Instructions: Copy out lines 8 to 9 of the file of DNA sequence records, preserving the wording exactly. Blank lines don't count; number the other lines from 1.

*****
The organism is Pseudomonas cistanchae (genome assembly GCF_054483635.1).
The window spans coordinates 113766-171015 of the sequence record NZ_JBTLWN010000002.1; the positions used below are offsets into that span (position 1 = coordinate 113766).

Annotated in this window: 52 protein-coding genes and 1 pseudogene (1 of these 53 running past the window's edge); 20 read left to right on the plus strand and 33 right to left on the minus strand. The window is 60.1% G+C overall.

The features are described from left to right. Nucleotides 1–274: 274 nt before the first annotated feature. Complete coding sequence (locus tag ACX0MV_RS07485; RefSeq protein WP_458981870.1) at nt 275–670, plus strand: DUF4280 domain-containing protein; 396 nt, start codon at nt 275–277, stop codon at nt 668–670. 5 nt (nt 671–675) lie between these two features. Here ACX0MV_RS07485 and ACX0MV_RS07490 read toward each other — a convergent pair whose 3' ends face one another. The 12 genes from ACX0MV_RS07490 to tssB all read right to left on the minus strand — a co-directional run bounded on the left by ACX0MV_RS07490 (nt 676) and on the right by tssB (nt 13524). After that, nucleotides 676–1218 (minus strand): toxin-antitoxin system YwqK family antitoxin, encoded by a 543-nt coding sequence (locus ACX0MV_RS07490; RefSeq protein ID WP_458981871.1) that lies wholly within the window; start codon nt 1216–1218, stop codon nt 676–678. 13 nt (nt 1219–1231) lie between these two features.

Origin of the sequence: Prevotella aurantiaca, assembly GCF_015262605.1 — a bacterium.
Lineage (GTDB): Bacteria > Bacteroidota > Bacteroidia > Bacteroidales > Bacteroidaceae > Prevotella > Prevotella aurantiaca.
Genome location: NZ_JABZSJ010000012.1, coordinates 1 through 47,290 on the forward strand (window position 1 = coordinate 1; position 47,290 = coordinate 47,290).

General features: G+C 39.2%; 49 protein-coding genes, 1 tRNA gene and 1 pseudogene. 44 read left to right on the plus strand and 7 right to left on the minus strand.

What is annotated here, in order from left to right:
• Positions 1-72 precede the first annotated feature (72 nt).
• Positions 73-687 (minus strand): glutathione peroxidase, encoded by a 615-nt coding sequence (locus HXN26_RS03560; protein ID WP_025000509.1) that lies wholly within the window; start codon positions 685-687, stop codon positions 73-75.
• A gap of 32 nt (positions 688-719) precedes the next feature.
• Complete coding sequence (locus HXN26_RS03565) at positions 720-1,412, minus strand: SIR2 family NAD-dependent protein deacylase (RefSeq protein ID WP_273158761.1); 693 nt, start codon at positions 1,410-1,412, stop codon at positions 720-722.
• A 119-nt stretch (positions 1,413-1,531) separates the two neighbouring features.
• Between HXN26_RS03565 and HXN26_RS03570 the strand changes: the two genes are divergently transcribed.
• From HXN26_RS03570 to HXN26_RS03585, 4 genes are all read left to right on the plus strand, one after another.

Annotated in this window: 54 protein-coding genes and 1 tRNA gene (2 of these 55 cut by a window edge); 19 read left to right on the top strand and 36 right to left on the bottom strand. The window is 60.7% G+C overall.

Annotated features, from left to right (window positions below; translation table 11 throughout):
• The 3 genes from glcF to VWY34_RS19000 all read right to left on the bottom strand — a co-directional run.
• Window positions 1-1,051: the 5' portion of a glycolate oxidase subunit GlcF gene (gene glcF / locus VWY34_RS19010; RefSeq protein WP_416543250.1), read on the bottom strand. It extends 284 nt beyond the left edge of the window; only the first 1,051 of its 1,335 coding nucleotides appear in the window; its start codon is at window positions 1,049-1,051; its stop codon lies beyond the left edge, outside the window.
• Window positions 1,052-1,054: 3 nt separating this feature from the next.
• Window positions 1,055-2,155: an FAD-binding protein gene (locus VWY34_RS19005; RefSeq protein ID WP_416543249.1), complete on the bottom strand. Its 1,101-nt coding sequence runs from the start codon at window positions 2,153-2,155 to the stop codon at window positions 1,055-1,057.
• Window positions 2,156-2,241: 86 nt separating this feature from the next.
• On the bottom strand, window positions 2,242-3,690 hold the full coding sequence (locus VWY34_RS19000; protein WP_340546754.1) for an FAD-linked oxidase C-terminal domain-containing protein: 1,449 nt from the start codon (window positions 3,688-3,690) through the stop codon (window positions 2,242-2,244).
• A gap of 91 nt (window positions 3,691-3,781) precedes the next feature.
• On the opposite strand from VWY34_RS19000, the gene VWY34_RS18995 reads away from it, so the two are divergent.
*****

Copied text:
General features: G+C 39.2%; 49 protein-coding genes, 1 tRNA gene and 1 pseudogene. 44 read left to right on the plus strand and 7 right to left on the minus strand.

What is annotated here, in order from left to right: